The NFL has made another decision that will make a difference on the way that some players play the game. This time, it came in the form of a decision handed down on the grounds of safety precautions. Now, it appears at though shredder helmets have become a thing of the past.
If you’re not familiar with shredder helmets, here’s a bit of information on them. They are helmets where the face protector has many extra bars to prevent fingers or hands from entering the gaps. The nickname of shredder helmet is a reference to the type of helmet that the main villain Shredder wore on Teenage Mutant Ninja Turtles. These were brought to the mainstream when Justin Tuck made the change to wear them after many concerns about players putting their hand or fingers in the face guard. Most notably, Oakland Raiders first round draft pick Khalil Mack has become one of the poster boys of these types of helmets after wearing one throughout a large portion of his NCAA career.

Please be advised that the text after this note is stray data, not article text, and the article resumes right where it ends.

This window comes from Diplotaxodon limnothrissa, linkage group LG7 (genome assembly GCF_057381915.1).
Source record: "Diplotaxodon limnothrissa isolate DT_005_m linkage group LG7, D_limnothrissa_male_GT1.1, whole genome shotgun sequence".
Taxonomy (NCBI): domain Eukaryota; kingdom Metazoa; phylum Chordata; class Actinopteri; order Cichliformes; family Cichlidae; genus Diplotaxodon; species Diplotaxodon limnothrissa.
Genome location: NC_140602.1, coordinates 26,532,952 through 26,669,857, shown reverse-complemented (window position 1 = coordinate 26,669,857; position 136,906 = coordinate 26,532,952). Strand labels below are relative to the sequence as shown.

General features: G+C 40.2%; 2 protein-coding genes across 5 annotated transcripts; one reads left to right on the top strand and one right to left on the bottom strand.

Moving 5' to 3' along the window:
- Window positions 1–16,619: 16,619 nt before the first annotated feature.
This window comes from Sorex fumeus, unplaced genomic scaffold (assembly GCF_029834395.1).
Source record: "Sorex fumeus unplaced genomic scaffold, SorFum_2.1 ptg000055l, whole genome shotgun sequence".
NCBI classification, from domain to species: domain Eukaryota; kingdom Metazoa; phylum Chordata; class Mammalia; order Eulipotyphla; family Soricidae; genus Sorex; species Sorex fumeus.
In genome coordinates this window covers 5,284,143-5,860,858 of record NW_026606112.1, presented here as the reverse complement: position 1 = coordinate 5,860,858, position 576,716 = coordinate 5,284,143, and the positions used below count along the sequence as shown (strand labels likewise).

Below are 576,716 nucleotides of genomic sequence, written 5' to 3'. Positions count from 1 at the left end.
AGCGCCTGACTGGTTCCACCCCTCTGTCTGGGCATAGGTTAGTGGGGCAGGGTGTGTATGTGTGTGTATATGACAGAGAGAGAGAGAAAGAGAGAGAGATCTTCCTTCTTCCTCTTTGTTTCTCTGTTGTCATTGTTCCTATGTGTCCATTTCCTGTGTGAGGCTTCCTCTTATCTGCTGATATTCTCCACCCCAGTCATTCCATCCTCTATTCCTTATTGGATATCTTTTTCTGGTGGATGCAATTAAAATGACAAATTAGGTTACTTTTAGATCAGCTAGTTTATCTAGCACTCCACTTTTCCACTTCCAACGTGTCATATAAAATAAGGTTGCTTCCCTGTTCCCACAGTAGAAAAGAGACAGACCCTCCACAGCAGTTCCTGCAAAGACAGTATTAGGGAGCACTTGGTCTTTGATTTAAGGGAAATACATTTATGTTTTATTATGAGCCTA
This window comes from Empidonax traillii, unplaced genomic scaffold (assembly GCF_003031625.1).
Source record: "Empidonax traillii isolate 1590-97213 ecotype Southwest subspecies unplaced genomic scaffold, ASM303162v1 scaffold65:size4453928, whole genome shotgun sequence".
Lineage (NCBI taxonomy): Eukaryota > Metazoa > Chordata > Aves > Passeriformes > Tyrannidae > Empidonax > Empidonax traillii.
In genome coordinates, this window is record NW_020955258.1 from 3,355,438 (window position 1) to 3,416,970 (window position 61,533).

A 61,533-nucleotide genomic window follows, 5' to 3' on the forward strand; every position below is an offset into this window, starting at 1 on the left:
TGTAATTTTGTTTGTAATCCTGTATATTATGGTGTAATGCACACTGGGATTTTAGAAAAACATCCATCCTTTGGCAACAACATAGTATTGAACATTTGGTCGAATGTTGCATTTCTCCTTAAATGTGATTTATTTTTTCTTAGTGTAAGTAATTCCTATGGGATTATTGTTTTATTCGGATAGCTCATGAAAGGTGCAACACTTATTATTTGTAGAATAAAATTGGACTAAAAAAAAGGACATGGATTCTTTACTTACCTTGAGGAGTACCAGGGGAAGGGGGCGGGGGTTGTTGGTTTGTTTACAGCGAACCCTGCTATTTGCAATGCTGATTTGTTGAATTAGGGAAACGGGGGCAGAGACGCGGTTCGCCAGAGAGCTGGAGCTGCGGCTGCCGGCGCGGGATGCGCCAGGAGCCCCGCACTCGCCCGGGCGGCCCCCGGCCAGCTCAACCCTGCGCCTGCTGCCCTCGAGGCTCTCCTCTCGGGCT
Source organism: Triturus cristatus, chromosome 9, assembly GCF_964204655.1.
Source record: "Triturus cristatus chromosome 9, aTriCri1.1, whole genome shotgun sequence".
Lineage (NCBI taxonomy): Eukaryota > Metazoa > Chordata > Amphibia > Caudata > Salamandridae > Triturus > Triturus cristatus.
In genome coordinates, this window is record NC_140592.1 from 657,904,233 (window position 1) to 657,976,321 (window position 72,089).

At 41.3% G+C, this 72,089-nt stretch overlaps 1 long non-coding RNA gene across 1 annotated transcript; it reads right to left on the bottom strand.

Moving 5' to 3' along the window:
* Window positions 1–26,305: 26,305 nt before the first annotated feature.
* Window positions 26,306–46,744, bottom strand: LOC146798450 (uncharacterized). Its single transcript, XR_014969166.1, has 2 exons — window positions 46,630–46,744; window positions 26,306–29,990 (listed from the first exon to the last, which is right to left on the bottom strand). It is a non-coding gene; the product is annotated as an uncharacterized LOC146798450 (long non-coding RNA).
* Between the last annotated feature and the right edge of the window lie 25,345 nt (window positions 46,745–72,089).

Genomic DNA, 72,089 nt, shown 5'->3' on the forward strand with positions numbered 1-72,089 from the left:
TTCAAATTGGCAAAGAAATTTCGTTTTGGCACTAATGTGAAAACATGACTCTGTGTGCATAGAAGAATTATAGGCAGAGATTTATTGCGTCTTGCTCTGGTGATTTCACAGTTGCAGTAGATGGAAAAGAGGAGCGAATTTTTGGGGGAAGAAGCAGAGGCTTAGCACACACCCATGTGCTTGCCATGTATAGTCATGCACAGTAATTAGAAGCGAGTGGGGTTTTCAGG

Here is the statement from the NFL regarding the situation:
"“A study conducted by the University of New Hampshire for the NFL states that the added weight of the masks negatively affects the structure of the helmet, can cause neck fatigue that could lead to a more head-down posture during contact and can provide a false sense of security during tackling.”"
Sep 7, 2013; Waco, TX, USA; Buffalo Bulls linebacker Khalil Mack (46) warms up before the game against the Baylor Bears at Floyd Casey Stadium. Mandatory Credit: Jerome Miron-USA TODAY Sports
This brings up the question of which is more important: preventing fingers from entering the face guards or limiting the weight of the helmet to protect the neck. If it is truly an issue of safety that makes these helmets dangerous, then I applaud the NFL for their efforts.
Although no Minnesota Vikings players use this type of helmet to my knowledge, this ruling ensures that we will never see that happen in the future.